Throughout my time at POP I designed various iterations on the dashboard interface. The goal was to help our dashboard accommodate more content (or bots) and to simplify our navigation.
A bigger redesign included ‘workspaces’, a way for teams and companies to set up and invite their colleagues easier. Though not everything shipped, it proved useful as a vision for the dashboard.
This was the dashboard when I joined POP.
As a social media manager for an artist, you could promote the channel to fans and fans can subscribe to alerts from the artists. The alerts is what the social media manager for the artist would write in the dashboard.
This very first version was all about making it work.
The 'My Bot' page where a user can connect their Facebook page and set up basic messages.
Whilst making more tiny features in the original dashboard, we quickly iterated to allow for multiple bots.
This mean that now a social media manager could connect multiple Facebook pages (multiple artists) in their account.
As part of this redesign we also decided to stay close to the original Facebook Messenger design (at the time), so the app would look familair to people already using Facebook Messenger.
The first redesign including multiple bot support.
This iteration for the dashboard lasted around a year. In the meantime we added lots of different features such as targeting, scheduling, statistics, automated replies and more.
The 'Message' page, from where a user could send a broadcast to their audience.
The fullscreen pop-up that would show when scheduling your broadcast.
Statistics were a part in helping our customers understand the extreme open rates they were experiencing on their messages.
As the featureset grew, POP also had clients who regularly purchased more than 5+ bots. This meant that with no additonal labels in the navigation on the left hand side, switching bot wasn’t that great of an experience. Plus we noticed through giving demo’s to clients (myself included) that sometimes clients didn’t realise what bot they had open at the moment. Time to improve!
The horizontal navigation version has a lot of potential. The quick actions behind the dropdowns are great, but considering that our featureset was only growing, I was worried about the lack of space.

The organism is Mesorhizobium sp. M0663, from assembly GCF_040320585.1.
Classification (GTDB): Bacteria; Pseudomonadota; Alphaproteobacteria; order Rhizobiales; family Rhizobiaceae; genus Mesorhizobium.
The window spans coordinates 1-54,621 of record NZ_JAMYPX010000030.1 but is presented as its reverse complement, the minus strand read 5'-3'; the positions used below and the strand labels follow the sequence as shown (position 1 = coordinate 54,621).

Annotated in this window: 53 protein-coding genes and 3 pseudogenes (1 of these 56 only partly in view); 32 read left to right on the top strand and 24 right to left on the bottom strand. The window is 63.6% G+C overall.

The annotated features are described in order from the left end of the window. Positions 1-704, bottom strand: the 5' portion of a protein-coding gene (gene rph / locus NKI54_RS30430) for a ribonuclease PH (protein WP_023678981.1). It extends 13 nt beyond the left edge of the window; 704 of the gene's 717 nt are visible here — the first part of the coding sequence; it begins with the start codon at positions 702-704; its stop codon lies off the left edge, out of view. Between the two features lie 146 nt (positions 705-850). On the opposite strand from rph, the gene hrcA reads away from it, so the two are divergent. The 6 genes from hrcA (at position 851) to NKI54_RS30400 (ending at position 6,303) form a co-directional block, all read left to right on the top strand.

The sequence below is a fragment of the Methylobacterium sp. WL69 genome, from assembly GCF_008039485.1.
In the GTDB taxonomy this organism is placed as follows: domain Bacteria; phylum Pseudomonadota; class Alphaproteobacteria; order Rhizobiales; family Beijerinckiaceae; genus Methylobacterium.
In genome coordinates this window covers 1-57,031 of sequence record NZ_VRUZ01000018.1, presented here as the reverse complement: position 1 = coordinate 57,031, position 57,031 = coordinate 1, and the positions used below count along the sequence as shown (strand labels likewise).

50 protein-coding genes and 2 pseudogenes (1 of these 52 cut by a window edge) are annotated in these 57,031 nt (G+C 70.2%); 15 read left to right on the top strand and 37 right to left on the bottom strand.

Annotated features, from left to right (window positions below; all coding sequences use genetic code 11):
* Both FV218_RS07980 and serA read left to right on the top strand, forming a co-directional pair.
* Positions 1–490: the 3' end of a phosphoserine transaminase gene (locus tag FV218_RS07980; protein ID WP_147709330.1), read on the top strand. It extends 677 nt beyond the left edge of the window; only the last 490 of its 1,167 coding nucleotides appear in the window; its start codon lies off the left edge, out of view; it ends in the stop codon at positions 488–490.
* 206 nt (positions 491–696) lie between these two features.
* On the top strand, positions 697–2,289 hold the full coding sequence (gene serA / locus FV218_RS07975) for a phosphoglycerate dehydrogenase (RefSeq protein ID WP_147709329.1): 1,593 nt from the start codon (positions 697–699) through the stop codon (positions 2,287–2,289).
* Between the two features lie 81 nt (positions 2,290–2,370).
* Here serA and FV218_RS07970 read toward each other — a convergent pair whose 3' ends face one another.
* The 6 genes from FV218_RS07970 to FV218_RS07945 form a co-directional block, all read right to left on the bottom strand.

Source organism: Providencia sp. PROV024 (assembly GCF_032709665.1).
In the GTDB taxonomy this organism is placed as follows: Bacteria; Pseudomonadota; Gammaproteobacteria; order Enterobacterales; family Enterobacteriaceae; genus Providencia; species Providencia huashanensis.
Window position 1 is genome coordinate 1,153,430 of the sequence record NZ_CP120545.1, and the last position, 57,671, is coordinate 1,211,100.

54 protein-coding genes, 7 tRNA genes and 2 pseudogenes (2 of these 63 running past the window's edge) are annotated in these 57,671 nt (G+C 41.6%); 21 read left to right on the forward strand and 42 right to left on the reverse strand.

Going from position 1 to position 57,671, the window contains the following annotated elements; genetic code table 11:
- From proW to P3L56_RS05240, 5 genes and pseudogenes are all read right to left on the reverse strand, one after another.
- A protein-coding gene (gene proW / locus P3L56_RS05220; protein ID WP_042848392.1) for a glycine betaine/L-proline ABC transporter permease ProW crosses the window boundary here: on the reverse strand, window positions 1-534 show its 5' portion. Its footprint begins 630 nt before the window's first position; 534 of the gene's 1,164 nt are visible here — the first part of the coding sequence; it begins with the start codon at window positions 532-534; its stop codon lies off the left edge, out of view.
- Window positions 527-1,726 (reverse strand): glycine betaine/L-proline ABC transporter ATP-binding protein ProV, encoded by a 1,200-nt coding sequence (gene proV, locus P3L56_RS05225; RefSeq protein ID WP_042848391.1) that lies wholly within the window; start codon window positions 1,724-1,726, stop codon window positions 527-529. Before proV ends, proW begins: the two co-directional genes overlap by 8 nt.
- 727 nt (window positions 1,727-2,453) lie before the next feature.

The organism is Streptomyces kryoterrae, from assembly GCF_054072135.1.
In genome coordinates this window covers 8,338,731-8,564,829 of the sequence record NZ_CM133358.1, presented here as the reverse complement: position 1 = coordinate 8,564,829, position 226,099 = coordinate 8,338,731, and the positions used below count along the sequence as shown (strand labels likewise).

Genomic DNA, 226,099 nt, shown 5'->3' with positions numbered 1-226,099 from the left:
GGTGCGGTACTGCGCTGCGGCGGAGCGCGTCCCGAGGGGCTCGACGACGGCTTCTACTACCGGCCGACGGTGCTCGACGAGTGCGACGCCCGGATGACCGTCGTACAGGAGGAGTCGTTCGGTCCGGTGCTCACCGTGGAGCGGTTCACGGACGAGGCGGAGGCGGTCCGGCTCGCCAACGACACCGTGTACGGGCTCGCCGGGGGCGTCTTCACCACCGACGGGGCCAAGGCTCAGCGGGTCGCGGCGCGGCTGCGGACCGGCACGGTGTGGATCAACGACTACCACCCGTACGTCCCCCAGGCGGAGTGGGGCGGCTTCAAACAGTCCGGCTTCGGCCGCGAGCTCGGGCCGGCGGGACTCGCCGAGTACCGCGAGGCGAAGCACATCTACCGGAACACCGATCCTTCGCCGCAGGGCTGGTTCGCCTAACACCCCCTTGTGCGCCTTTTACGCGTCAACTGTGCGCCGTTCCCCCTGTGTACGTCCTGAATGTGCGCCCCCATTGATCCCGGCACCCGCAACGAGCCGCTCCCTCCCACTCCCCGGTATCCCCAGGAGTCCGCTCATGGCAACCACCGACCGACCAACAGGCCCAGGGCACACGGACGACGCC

On mobile the quick actions behind the dropdown would hide a lot of functionality. I was not convinced we could easily adopt this version.
The sidebar variation is less sophisticated and has much more spaces to grow. It limits however horizontal space on the page.
A further version of the sidebar including a full layout.
Which then evolved to our current dashboard layout. The amount of pages in the sidebar have grown as expected.
With this new design, I pushed for making our dashboard responsive where possible. Some parts of the dashboard that were too big to rewrite wouldn’t be part of that scope.
In the long term I think this was a good decision. Our dashboard went responsive early on when POP didn’t have such a large featureset to make the project increadibly large and both front-end and design had to think about mobile when developing features. On mobile there are no opportunities to ‘hide’ things behind hover-states or do increadibly fancy layouts.
Especially in the later development of POP, this proved useful as we didn’t have the need to really redesign or refactor our dashboard in huge ways.
The dashboard as seen in an iPhone, Desktop and Tablet layout.
As POP onboarded more and more clients, the need came up for clients to have a better overview of their bots. This was especially the case for agencies, that wanted to manage multiple bots for different clients under 1 ‘company’. This meant we had to introduce permissions so that one client can’t see the other client’s bot while working in 1 agency company.
I drafted up how the permissions could work so it covered this most important use case along with designs for the workspace dashboard, that would sit on top of the bot dashboard.
A large map of the product including workspaces.
A document of the permissions for each role within a workspace.
This work then resulted in the following designs: a dashboard that would sit on top of the ‘bot dashboard’ with a similar layout (to simplify development) but with different styling to distinguish between the two.
The 'People' page where a user can invite their colleagues or team members, manage their roles and more.
A prototype of switching between a Messenger and Whatsapp channel within a bot. This prototype was used to discuss the potential of adding other apps than just Messenger to the product.
A prototype of the workspace switcher as seen in the workspace dashboard.
The projects screen lists all 'bots' within the dashboard. Naming it projects was an attempt to remove the 'bot' word from our product completely.
At the time we had the idea of having multiple products (with plans) per project. This would give each project a lot of billing details and to provide a proper overview to the user, this page was designed.
Looking back I am proud of this work because every time we made valuable iterations that removed previous problems and made POP more future proof, in both a technical, design and business perspective.
Though at this moment in time the workspace part of this project hasn’t made it to our roadmap, I believe the designs are still applicable today and I am confident we could revisit it and reuse most of the work done.
Different companies using our dashboard
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